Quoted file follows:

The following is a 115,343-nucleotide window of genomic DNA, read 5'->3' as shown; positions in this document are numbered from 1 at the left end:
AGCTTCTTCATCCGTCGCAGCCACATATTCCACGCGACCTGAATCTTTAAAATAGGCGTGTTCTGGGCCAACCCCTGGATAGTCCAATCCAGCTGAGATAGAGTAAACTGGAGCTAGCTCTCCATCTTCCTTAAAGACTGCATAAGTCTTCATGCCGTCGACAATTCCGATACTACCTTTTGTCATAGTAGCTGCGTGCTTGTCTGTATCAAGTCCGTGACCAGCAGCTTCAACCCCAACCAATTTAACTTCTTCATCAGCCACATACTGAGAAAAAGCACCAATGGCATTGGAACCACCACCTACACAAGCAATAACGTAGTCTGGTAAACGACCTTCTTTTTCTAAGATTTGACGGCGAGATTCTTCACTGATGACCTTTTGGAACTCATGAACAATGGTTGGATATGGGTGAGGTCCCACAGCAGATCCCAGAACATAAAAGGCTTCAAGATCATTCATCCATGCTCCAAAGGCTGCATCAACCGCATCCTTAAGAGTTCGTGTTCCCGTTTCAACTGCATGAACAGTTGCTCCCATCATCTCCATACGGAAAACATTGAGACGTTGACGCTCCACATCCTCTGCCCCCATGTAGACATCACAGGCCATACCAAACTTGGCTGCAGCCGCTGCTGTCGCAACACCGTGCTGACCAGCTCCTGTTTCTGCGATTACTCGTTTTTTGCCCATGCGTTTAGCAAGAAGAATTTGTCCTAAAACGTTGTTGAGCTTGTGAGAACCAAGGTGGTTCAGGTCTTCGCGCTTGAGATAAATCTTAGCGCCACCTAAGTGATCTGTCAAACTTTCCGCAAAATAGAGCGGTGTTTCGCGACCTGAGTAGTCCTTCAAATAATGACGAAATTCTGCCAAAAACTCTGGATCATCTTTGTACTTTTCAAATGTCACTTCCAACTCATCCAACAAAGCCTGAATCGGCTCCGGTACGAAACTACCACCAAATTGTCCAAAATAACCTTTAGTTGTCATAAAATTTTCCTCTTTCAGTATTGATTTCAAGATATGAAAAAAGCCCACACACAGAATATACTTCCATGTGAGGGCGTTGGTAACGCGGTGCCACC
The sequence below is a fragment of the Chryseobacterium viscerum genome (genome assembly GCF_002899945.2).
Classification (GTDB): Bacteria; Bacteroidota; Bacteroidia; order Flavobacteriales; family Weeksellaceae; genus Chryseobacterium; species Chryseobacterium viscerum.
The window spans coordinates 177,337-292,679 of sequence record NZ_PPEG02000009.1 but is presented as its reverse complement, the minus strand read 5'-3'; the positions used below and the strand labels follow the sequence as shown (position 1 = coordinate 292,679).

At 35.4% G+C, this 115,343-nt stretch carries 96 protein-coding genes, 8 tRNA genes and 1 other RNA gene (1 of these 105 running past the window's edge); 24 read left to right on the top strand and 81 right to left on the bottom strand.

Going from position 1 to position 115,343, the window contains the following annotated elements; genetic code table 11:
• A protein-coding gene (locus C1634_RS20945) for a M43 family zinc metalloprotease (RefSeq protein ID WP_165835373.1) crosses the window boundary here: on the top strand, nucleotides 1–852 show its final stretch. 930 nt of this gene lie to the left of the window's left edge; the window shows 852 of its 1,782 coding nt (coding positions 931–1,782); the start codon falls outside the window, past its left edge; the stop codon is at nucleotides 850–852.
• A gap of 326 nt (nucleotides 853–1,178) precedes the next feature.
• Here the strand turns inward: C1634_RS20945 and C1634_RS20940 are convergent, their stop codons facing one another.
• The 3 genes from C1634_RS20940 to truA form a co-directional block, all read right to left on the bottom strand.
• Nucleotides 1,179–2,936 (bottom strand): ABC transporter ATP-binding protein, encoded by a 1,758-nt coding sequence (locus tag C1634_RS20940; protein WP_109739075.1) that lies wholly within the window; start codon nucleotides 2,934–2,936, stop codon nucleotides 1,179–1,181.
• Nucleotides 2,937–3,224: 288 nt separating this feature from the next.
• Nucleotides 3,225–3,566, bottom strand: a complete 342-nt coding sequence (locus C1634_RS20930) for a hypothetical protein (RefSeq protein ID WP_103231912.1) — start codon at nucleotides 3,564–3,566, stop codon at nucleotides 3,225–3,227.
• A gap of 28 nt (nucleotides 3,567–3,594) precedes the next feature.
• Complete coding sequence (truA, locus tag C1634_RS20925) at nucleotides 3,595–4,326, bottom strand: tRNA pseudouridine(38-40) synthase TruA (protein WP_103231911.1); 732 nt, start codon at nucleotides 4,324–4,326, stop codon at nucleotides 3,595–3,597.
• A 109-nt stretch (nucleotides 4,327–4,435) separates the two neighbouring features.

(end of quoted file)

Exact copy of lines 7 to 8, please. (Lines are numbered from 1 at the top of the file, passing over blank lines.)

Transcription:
Going from position 1 to position 115,343, the window contains the following annotated elements; genetic code table 11:
• A protein-coding gene (locus C1634_RS20945) for a M43 family zinc metalloprotease (RefSeq protein ID WP_165835373.1) crosses the window boundary here: on the top strand, nucleotides 1–852 show its final stretch. 930 nt of this gene lie to the left of the window's left edge; the window shows 852 of its 1,782 coding nt (coding positions 931–1,782); the start codon falls outside the window, past its left edge; the stop codon is at nucleotides 850–852.